Higher inflation: The recession expected this year looks destined to involve much deeper growth contractions than the ones during the 2008/2009 financial crisis. It will definitely have a deflationary effect in the near term. The longer-term prospects for inflation, though, aren’t necessarily clear-cut. The implemented fiscal and monetary policy actions are unprecedented in their nature and magnitude. Meanwhile, central banks around the world are engaged in a race to print money. A big chunk of the sovereign debt in the years ahead looks set to end up on central banks’ balance sheets. It cannot be ruled out that all of this will lead to rising inflation rates at some point, also due to dwindling confidence in paper money. Furthermore, the public health crisis will likely turn back the clock a bit on the last few decades of globalization. This, too, would tend to have an inflationary impact.

Weak euro: Although a weak currency isn’t a direct means of financing sovereign debt, it nonetheless is a form a wealth erosion for globally oriented citizens. The common currency called the euro looks destined to come out of the public health crisis weakened, at least compared to a fundamentally sound currency like the Swiss franc, which has once again proven itself as a bastion of security in recent months. Low government debt, economic agility, a large current-account surplus, legal security and an independent monetary policy – all of these virtues should keep the franc on a long-term uptrend against the euro in the future.

 

Bastion of security
The Swiss franc is the stronger currency

EUR/CHF exchange rate

Source: Bloomberg, Kaiser Partner Privatbank

 

The contrast: Safe-haven Liechtenstein

The social and political climate appears set to tend to take a turn for the worse in the aftermath of the coronavirus crisis. Pressure on “the higher-ups of society” is bound to intensify. If economic well-being and entrepreneurship become imperiled, it is more justified and necessary than ever to look for alternatives.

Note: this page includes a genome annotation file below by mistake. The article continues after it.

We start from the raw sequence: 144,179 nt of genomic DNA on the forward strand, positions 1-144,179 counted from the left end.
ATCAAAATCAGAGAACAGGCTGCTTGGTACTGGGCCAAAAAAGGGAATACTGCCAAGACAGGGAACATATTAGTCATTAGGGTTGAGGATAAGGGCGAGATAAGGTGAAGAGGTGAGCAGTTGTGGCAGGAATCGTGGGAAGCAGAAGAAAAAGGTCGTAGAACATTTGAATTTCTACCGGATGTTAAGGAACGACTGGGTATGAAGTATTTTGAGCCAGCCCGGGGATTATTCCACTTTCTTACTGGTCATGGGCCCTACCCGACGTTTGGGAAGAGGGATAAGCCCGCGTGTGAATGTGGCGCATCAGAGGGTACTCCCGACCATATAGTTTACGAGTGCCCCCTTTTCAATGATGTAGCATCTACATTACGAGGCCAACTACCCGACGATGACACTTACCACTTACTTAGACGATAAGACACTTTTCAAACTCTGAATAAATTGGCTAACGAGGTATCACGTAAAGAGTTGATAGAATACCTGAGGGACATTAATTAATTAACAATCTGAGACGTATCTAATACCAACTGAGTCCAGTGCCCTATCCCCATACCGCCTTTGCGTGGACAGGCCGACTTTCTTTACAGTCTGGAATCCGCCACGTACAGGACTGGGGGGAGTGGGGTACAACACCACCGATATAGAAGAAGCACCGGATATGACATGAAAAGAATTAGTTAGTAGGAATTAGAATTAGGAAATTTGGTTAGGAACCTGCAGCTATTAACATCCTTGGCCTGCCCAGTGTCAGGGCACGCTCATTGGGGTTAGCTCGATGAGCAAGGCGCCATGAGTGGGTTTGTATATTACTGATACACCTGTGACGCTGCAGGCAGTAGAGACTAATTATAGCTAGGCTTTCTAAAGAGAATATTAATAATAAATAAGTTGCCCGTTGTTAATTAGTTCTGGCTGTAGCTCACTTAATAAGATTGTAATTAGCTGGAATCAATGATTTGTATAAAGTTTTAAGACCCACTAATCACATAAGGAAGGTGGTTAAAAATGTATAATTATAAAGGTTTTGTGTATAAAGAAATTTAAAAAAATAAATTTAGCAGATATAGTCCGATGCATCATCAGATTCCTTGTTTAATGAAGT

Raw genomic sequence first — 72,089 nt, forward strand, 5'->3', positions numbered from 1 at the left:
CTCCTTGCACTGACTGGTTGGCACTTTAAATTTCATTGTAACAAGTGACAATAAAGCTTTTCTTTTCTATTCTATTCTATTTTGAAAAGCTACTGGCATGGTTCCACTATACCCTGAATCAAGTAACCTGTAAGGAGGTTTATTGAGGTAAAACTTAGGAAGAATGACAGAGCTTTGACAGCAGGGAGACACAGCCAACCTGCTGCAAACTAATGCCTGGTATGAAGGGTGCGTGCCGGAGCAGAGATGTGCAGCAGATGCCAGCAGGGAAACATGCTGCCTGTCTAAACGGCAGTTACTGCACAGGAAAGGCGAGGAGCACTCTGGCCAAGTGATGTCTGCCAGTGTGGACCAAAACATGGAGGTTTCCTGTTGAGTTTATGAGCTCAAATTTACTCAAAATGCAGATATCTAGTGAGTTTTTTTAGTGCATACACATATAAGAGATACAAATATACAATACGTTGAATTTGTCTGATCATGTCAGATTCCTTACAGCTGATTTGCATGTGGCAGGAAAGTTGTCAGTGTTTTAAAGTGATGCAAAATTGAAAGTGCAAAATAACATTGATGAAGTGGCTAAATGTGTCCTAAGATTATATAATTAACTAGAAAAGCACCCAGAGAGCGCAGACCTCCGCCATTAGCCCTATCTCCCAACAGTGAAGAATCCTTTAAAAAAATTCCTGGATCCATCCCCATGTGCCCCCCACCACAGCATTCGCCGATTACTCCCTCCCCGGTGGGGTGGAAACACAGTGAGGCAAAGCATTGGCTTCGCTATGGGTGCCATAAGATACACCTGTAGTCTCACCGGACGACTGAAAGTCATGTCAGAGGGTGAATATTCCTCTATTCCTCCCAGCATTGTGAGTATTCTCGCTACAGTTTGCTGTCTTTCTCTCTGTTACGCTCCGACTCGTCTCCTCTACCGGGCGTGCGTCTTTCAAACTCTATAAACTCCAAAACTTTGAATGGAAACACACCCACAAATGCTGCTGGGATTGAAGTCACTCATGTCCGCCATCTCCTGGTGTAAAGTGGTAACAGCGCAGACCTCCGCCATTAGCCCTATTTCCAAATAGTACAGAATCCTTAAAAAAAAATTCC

Liechtenstein presents one such alternative. The contrast between Liechtenstein and the troubled European Monetary Union could hardly be starker in the current crisis. The tiny country in the heart of Europe is an epitome of political continuity and stability. The principality boasts a triple-A sovereign credit rating and is debt-free. Moreover, it combines the best of two worlds: Liechtenstein is tied to Switzerland through a customs and monetary union and has direct access to both the European Economic Area (EEA) and the EU. This unique combination facilitates attractive growth prospects in areas including the financial services industry. A liberal economic policy and moderate corporate taxes make Liechtenstein a great place to base business operations. Throughout its history, the principality of Liechtenstein has always stood for innovation, liberty and entrepreneurship.

Due to the extraordinary geographical and political situation, banks in Liechtenstein like Kaiser Partner Privatbank have always been dependent on thinking and operating across borders. Founded in 1977 in the Liechtenstein capital Vaduz, Kaiser Partner Privatbank has a solid equity capital base. Decades of experience in investments with a focus on capital preservation distinguish the family-owned private bank.

Learn more about our services here or feel free to contact our Private Banking Team.

 

Roman Pfranger
Head Private Banking
Oliver Hackel, CFA Macro and Investment Strategy, Behavioral Finance and Technical Analysis